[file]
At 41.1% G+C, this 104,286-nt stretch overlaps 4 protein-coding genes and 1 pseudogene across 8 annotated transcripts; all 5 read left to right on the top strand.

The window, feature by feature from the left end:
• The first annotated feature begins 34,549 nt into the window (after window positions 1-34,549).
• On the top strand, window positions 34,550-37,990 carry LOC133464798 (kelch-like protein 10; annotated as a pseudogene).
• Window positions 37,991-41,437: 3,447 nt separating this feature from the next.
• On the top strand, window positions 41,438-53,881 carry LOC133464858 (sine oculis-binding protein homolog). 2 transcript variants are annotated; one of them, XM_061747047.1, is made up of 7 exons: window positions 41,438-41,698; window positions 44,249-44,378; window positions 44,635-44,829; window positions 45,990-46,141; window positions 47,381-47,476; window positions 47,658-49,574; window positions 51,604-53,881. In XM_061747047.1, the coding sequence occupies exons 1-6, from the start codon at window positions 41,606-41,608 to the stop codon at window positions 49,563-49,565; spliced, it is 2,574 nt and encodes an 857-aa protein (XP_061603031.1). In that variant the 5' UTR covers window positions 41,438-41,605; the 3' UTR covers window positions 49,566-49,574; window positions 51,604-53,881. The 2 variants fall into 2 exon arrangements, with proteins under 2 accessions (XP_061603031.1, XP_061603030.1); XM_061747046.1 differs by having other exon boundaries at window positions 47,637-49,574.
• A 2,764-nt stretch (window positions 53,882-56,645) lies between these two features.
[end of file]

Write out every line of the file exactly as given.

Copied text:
At 41.1% G+C, this 104,286-nt stretch overlaps 4 protein-coding genes and 1 pseudogene across 8 annotated transcripts; all 5 read left to right on the top strand.

The window, feature by feature from the left end:
• The first annotated feature begins 34,549 nt into the window (after window positions 1-34,549).
• On the top strand, window positions 34,550-37,990 carry LOC133464798 (kelch-like protein 10; annotated as a pseudogene).
• Window positions 37,991-41,437: 3,447 nt separating this feature from the next.
• On the top strand, window positions 41,438-53,881 carry LOC133464858 (sine oculis-binding protein homolog). 2 transcript variants are annotated; one of them, XM_061747047.1, is made up of 7 exons: window positions 41,438-41,698; window positions 44,249-44,378; window positions 44,635-44,829; window positions 45,990-46,141; window positions 47,381-47,476; window positions 47,658-49,574; window positions 51,604-53,881. In XM_061747047.1, the coding sequence occupies exons 1-6, from the start codon at window positions 41,606-41,608 to the stop codon at window positions 49,563-49,565; spliced, it is 2,574 nt and encodes an 857-aa protein (XP_061603031.1). In that variant the 5' UTR covers window positions 41,438-41,605; the 3' UTR covers window positions 49,566-49,574; window positions 51,604-53,881. The 2 variants fall into 2 exon arrangements, with proteins under 2 accessions (XP_061603031.1, XP_061603030.1); XM_061747046.1 differs by having other exon boundaries at window positions 47,637-49,574.
• A 2,764-nt stretch (window positions 53,882-56,645) lies between these two features.